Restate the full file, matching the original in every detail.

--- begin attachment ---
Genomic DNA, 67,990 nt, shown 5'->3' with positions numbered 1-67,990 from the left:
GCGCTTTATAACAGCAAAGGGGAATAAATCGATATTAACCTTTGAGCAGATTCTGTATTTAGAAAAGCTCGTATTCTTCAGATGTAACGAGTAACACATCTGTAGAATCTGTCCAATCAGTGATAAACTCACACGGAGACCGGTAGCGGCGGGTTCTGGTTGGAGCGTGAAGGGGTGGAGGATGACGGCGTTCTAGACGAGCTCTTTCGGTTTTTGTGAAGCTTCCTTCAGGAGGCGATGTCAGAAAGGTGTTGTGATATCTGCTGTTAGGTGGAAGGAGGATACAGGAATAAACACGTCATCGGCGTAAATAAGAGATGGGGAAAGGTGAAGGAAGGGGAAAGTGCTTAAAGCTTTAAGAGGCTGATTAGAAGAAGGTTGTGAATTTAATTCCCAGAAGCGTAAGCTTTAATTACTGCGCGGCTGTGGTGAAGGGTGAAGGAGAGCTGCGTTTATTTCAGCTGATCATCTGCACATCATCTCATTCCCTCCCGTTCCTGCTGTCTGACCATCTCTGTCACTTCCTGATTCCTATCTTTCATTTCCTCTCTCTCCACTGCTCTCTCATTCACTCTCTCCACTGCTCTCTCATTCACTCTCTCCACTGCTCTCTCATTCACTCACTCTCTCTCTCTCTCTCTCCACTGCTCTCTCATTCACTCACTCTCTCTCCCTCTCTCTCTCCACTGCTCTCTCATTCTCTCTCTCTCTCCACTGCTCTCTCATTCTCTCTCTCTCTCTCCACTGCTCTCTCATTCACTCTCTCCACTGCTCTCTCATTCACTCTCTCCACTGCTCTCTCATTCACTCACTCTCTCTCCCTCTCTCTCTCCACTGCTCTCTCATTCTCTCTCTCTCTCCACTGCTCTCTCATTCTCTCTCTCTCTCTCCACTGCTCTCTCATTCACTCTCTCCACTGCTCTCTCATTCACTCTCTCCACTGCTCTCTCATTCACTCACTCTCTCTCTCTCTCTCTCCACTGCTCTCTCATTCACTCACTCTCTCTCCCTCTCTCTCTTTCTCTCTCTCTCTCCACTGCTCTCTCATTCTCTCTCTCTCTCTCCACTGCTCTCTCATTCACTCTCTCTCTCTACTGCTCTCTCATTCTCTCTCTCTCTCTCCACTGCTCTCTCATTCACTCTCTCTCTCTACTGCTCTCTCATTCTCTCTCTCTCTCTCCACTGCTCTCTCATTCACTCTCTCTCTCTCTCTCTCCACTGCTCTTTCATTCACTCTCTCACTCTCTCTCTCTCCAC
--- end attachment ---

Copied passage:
Genomic DNA, 67,990 nt, shown 5'->3' with positions numbered 1-67,990 from the left:
GCGCTTTATAACAGCAAAGGGGAATAAATCGATATTAACCTTTGAGCAGATTCTGTATTTAGAAAAGCTCGTATTCTTCAGATGTAACGAGTAACACATCTGTAGAATCTGTCCAATCAGTGATAAACTCACACGGAGACCGGTAGCGGCGGGTTCTGGTTGGAGCGTGAAGGGGTGGAGGATGACGGCGTTCTAGACGAGCTCTTTCGGTTTTTGTGAAGCTTCCTTCAGGAGGCGATGTCAGAAAGGTGTTGTGATATCTGCTGTTAGGTGGAAGGAGGATACAGGAATAAACACGTCATCGGCGTAAATAAGAGATGGGGAAAGGTGAAGGAAGGGGAAAGTGCTTAAAGCTTTAAGAGGCTGATTAGAAGAAGGTTGTGAATTTAATTCCCAGAAGCGTAAGCTTTAATTACTGCGCGGCTGTGGTGAAGGGTGAAGGAGAGCTGCGTTTATTTCAGCTGATCATCTGCACATCATCTCATTCCCTCCCGTTCCTGCTGTCTGACCATCTCTGTCACTTCCTGATTCCTATCTTTCATTTCCTCTCTCTCCACTGCTCTCTCATTCACTCTCTCCACTGCTCTCTCATTCACTCTCTCCACTGCTCTCTCATTCACTCACTCTCTCTCTCTCTCTCTCCACTGCTCTCTCATTCACTCACTCTCTCTCCCTCTCTCTCTCCACTGCTCTCTCATTCTCTCTCTCTCTCCACTGCTCTCTCATTCTCTCTCTCTCTCTCCACTGCTCTCTCATTCACTCTCTCCACTGCTCTCTCATTCACTCTCTCCACTGCTCTCTCATTCACTCACTCTCTCTCCCTCTCTCTCTCCACTGCTCTCTCATTCTCTCTCTCTCTCCACTGCTCTCTCATTCTCTCTCTCTCTCTCCACTGCTCTCTCATTCACTCTCTCCACTGCTCTCTCATTCACTCTCTCCACTGCTCTCTCATTCACTCACTCTCTCTCTCTCTCTCTCCACTGCTCTCTCATTCACTCACTCTCTCTCCCTCTCTCTCTTTCTCTCTCTCTCTCCACTGCTCTCTCATTCTCTCTCTCTCTCTCCACTGCTCTCTCATTCACTCTCTCTCTCTACTGCTCTCTCATTCTCTCTCTCTCTCTCCACTGCTCTCTCATTCACTCTCTCTCTCTACTGCTCTCTCATTCTCTCTCTCTCTCTCCACTGCTCTCTCATTCACTCTCTCTCTCTCTCTCTCCACTGCTCTTTCATTCACTCTCTCACTCTCTCTCTCTCCAC